Our latest publication “Phenotypic landscape of schizophrenia-associated genes defines candidates and their shared functions”, was published in Cell.
Genomic studies have identified hundreds of candidate genes near loci associated with schizophrenia risk. However, which of these candidate genes are they themselves linked with schizophrenia as well as their function remain unclear. Here, Summer and collaborators mutated zebrafish orthologs of 132 human schizophrenia-associated genes. They developed a phenotype atlas with data on whole-brain activity maps, brain structural differences, and profiles of behavioral abnormalities. From these studies, they have prioritized more than 30 candidate genes for further study. This provides the building blocks for bridging the gap between genetic association and biological mechanism.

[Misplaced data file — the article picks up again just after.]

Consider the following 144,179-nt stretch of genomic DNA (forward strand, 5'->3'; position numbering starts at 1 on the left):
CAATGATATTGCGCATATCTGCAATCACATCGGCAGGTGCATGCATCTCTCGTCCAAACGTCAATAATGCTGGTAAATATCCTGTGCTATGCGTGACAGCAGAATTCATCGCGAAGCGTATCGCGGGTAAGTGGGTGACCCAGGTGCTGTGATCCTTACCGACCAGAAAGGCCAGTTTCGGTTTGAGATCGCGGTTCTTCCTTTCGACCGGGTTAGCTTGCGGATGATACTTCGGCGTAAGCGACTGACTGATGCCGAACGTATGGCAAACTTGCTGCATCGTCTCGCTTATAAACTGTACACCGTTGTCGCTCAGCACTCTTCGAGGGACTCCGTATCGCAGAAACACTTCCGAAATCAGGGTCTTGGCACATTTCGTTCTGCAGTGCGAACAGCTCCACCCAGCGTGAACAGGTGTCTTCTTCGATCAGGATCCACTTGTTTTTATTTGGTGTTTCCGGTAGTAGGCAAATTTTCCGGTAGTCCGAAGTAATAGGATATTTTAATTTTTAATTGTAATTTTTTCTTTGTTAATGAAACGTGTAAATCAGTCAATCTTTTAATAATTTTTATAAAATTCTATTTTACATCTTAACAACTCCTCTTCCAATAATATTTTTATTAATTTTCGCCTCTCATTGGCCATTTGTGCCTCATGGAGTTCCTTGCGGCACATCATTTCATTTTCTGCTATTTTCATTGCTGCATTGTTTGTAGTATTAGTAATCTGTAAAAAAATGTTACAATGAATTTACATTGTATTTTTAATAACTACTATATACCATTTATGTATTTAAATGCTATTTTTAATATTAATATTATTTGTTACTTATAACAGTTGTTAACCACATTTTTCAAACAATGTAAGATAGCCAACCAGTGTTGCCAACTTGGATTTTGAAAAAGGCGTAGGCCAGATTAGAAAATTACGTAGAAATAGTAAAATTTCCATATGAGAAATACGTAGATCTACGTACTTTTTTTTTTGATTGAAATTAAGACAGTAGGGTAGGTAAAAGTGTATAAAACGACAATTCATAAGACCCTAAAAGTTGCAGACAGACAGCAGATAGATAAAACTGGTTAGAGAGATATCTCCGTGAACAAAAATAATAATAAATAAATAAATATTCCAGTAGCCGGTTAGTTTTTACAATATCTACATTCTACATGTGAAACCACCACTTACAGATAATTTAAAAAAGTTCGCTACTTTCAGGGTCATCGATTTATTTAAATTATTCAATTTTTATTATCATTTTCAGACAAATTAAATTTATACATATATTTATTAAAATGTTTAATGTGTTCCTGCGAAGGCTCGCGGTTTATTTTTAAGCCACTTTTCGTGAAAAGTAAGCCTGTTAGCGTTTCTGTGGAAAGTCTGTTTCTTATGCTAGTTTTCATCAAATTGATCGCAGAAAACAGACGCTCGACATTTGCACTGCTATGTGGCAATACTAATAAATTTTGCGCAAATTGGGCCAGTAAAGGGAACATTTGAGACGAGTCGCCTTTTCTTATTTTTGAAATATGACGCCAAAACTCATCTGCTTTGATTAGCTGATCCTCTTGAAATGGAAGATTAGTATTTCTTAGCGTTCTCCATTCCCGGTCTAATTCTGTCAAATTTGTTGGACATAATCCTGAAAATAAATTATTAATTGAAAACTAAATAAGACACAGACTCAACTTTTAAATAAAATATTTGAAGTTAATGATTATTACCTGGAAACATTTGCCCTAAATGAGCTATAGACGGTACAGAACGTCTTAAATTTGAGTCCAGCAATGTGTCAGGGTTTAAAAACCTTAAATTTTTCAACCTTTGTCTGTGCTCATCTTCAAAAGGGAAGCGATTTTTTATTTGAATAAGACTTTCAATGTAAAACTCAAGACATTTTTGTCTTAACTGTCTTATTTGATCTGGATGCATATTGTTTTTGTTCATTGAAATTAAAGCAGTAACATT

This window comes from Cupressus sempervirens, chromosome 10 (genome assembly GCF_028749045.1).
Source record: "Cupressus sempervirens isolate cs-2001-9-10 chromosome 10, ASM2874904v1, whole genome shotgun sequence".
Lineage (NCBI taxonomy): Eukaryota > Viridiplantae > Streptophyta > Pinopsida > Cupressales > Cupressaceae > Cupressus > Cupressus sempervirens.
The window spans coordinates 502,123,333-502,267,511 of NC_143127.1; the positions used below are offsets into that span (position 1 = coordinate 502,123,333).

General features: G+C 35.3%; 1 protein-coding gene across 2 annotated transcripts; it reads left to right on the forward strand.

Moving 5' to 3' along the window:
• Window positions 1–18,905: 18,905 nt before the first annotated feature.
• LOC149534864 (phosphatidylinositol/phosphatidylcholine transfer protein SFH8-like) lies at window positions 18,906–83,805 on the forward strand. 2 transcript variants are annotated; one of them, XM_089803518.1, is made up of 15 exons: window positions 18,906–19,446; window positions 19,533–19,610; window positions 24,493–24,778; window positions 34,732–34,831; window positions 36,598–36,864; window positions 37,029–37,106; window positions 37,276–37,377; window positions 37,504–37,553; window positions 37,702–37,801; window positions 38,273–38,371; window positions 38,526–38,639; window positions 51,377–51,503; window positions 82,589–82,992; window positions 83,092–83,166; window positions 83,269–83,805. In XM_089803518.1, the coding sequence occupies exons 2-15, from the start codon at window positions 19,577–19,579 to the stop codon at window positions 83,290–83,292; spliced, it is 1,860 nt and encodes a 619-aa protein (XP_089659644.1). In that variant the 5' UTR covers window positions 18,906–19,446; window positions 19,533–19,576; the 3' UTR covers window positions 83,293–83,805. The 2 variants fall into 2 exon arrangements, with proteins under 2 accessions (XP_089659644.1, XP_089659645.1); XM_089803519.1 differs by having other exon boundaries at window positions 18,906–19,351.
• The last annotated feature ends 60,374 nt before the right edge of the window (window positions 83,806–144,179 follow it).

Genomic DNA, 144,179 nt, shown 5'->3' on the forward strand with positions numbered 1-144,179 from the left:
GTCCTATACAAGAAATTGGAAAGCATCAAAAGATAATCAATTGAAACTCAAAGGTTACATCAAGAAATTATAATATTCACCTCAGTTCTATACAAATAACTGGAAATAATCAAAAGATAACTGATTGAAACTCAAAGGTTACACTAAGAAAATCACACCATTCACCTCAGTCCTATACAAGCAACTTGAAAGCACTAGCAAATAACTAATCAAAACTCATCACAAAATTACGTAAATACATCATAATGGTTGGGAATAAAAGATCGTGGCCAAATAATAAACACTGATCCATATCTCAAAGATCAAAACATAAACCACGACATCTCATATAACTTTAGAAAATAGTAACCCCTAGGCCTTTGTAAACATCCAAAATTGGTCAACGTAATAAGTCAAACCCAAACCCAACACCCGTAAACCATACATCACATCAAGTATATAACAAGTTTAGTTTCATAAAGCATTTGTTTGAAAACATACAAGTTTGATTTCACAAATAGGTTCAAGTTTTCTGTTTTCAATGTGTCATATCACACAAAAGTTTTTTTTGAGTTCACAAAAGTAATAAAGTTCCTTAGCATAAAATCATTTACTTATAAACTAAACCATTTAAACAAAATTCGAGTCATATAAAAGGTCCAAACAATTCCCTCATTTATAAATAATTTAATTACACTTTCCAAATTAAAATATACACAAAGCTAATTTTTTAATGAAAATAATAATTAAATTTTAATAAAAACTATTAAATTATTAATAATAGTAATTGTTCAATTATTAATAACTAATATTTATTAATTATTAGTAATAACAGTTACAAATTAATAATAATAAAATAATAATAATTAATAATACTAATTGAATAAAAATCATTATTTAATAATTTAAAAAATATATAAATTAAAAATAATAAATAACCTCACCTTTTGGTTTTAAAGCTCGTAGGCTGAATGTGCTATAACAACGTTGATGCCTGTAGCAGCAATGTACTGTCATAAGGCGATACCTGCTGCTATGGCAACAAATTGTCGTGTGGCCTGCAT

Congratulations to Summer and the team!